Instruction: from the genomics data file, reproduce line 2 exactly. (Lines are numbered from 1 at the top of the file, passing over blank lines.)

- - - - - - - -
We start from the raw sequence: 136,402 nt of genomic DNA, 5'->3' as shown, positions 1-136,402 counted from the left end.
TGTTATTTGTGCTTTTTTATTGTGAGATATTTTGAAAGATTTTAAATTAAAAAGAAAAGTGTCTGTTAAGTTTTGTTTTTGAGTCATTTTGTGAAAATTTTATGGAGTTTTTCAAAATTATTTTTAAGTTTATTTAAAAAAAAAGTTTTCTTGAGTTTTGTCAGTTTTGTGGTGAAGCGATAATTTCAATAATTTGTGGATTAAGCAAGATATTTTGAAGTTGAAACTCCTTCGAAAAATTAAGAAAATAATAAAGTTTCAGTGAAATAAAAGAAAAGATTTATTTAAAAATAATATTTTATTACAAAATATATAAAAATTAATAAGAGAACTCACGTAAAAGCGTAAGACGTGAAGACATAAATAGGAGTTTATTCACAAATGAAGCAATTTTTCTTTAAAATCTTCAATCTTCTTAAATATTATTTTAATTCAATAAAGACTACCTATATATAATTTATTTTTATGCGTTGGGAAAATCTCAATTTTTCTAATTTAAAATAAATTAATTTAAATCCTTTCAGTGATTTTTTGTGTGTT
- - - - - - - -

TGTTATTTGTGCTTTTTTATTGTGAGATATTTTGAAAGATTTTAAATTAAAAAGAAAAGTGTCTGTTAAGTTTTGTTTTTGAGTCATTTTGTGAAAATTTTATGGAGTTTTTCAAAATTATTTTTAAGTTTATTTAAAAAAAAAGTTTTCTTGAGTTTTGTCAGTTTTGTGGTGAAGCGATAATTTCAATAATTTGTGGATTAAGCAAGATATTTTGAAGTTGAAACTCCTTCGAAAAATTAAGAAAATAATAAAGTTTCAGTGAAATAAAAGAAAAGATTTATTTAAAAATAATATTTTATTACAAAATATATAAAAATTAATAAGAGAACTCACGTAAAAGCGTAAGACGTGAAGACATAAATAGGAGTTTATTCACAAATGAAGCAATTTTTCTTTAAAATCTTCAATCTTCTTAAATATTATTTTAATTCAATAAAGACTACCTATATATAATTTATTTTTATGCGTTGGGAAAATCTCAATTTTTCTAATTTAAAATAAATTAATTTAAATCCTTTCAGTGATTTTTTGTGTGTT